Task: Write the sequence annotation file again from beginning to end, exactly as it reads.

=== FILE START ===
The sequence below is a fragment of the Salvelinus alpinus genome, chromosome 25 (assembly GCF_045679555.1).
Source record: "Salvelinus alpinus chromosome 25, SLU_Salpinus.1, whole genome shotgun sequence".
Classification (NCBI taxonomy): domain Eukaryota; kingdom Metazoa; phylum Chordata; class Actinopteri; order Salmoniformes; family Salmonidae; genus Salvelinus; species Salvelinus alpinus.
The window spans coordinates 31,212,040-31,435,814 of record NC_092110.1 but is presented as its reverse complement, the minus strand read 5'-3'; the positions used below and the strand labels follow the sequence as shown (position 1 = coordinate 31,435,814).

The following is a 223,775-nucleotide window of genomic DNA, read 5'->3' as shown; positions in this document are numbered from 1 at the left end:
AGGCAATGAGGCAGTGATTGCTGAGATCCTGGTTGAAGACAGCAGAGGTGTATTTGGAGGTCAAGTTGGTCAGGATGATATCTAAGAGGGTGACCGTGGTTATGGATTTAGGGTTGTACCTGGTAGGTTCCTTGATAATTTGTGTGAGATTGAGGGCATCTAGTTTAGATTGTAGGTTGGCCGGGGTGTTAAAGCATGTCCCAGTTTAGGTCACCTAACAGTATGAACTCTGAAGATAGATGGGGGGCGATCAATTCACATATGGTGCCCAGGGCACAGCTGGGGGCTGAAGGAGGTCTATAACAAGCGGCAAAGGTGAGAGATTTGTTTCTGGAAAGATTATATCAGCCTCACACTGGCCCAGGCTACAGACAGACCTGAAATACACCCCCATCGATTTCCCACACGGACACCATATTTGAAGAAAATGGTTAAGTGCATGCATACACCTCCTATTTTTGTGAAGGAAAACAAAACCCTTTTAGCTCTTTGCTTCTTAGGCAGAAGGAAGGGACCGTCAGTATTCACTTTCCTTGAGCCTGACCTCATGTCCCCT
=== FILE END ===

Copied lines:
The sequence below is a fragment of the Salvelinus alpinus genome, chromosome 25 (assembly GCF_045679555.1).
Source record: "Salvelinus alpinus chromosome 25, SLU_Salpinus.1, whole genome shotgun sequence".
Classification (NCBI taxonomy): domain Eukaryota; kingdom Metazoa; phylum Chordata; class Actinopteri; order Salmoniformes; family Salmonidae; genus Salvelinus; species Salvelinus alpinus.
The window spans coordinates 31,212,040-31,435,814 of record NC_092110.1 but is presented as its reverse complement, the minus strand read 5'-3'; the positions used below and the strand labels follow the sequence as shown (position 1 = coordinate 31,435,814).

The following is a 223,775-nucleotide window of genomic DNA, read 5'->3' as shown; positions in this document are numbered from 1 at the left end:
AGGCAATGAGGCAGTGATTGCTGAGATCCTGGTTGAAGACAGCAGAGGTGTATTTGGAGGTCAAGTTGGTCAGGATGATATCTAAGAGGGTGACCGTGGTTATGGATTTAGGGTTGTACCTGGTAGGTTCCTTGATAATTTGTGTGAGATTGAGGGCATCTAGTTTAGATTGTAGGTTGGCCGGGGTGTTAAAGCATGTCCCAGTTTAGGTCACCTAACAGTATGAACTCTGAAGATAGATGGGGGGCGATCAATTCACATATGGTGCCCAGGGCACAGCTGGGGGCTGAAGGAGGTCTATAACAAGCGGCAAAGGTGAGAGATTTGTTTCTGGAAAGATTATATCAGCCTCACACTGGCCCAGGCTACAGACAGACCTGAAATACACCCCCATCGATTTCCCACACGGACACCATATTTGAAGAAAATGGTTAAGTGCATGCATACACCTCCTATTTTTGTGAAGGAAAACAAAACCCTTTTAGCTCTTTGCTTCTTAGGCAGAAGGAAGGGACCGTCAGTATTCACTTTCCTTGAGCCTGACCTCATGTCCCCT